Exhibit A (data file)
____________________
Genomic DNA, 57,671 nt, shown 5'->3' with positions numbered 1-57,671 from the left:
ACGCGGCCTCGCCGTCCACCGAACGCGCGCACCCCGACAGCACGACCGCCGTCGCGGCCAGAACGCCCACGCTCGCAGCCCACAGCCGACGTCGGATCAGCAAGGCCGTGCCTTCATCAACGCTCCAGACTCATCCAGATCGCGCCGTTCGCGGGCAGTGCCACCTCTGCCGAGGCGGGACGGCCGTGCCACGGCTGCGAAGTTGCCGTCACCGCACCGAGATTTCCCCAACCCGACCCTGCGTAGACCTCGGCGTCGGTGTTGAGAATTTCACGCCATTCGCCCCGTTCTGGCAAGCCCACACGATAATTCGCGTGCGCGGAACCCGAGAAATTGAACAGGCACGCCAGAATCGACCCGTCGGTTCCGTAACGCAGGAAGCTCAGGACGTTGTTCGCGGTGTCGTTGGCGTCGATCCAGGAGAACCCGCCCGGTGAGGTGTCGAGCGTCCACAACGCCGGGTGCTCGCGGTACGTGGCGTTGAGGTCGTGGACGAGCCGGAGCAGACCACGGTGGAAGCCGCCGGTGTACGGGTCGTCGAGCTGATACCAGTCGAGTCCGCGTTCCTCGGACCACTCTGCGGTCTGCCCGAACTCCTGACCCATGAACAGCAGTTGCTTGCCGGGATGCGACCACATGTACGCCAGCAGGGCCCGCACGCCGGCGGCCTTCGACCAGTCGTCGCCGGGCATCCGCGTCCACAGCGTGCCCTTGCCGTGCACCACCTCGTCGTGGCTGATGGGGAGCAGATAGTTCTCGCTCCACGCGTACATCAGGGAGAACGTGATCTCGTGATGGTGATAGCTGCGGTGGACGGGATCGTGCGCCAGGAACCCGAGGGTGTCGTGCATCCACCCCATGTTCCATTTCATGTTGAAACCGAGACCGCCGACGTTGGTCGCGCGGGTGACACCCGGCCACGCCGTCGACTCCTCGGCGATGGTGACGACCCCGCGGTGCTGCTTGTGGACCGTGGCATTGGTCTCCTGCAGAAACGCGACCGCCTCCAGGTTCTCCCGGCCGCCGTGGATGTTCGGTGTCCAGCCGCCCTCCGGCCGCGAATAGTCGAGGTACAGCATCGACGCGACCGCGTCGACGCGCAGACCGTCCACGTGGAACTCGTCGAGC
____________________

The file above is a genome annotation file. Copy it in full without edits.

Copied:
Genomic DNA, 57,671 nt, shown 5'->3' with positions numbered 1-57,671 from the left:
ACGCGGCCTCGCCGTCCACCGAACGCGCGCACCCCGACAGCACGACCGCCGTCGCGGCCAGAACGCCCACGCTCGCAGCCCACAGCCGACGTCGGATCAGCAAGGCCGTGCCTTCATCAACGCTCCAGACTCATCCAGATCGCGCCGTTCGCGGGCAGTGCCACCTCTGCCGAGGCGGGACGGCCGTGCCACGGCTGCGAAGTTGCCGTCACCGCACCGAGATTTCCCCAACCCGACCCTGCGTAGACCTCGGCGTCGGTGTTGAGAATTTCACGCCATTCGCCCCGTTCTGGCAAGCCCACACGATAATTCGCGTGCGCGGAACCCGAGAAATTGAACAGGCACGCCAGAATCGACCCGTCGGTTCCGTAACGCAGGAAGCTCAGGACGTTGTTCGCGGTGTCGTTGGCGTCGATCCAGGAGAACCCGCCCGGTGAGGTGTCGAGCGTCCACAACGCCGGGTGCTCGCGGTACGTGGCGTTGAGGTCGTGGACGAGCCGGAGCAGACCACGGTGGAAGCCGCCGGTGTACGGGTCGTCGAGCTGATACCAGTCGAGTCCGCGTTCCTCGGACCACTCTGCGGTCTGCCCGAACTCCTGACCCATGAACAGCAGTTGCTTGCCGGGATGCGACCACATGTACGCCAGCAGGGCCCGCACGCCGGCGGCCTTCGACCAGTCGTCGCCGGGCATCCGCGTCCACAGCGTGCCCTTGCCGTGCACCACCTCGTCGTGGCTGATGGGGAGCAGATAGTTCTCGCTCCACGCGTACATCAGGGAGAACGTGATCTCGTGATGGTGATAGCTGCGGTGGACGGGATCGTGCGCCAGGAACCCGAGGGTGTCGTGCATCCACCCCATGTTCCATTTCATGTTGAAACCGAGACCGCCGACGTTGGTCGCGCGGGTGACACCCGGCCACGCCGTCGACTCCTCGGCGATGGTGACGACCCCGCGGTGCTGCTTGTGGACCGTGGCATTGGTCTCCTGCAGAAACGCGACCGCCTCCAGGTTCTCCCGGCCGCCGTGGATGTTCGGTGTCCAGCCGCCCTCCGGCCGCGAATAGTCGAGGTACAGCATCGACGCGACCGCGTCGACGCGCAGACCGTCCACGTGGAACTCGTCGAGC